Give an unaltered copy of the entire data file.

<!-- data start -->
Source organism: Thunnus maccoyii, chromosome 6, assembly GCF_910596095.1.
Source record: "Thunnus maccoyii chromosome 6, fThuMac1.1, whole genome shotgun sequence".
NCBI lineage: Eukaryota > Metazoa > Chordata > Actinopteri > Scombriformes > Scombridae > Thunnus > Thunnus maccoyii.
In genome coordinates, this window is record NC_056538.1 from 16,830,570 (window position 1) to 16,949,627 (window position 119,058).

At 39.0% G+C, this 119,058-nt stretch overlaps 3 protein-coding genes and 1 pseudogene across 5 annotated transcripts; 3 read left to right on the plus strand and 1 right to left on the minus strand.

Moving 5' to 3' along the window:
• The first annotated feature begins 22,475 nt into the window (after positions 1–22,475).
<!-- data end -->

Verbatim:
Source organism: Thunnus maccoyii, chromosome 6, assembly GCF_910596095.1.
Source record: "Thunnus maccoyii chromosome 6, fThuMac1.1, whole genome shotgun sequence".
NCBI lineage: Eukaryota > Metazoa > Chordata > Actinopteri > Scombriformes > Scombridae > Thunnus > Thunnus maccoyii.
In genome coordinates, this window is record NC_056538.1 from 16,830,570 (window position 1) to 16,949,627 (window position 119,058).

At 39.0% G+C, this 119,058-nt stretch overlaps 3 protein-coding genes and 1 pseudogene across 5 annotated transcripts; 3 read left to right on the plus strand and 1 right to left on the minus strand.

Moving 5' to 3' along the window:
• The first annotated feature begins 22,475 nt into the window (after positions 1–22,475).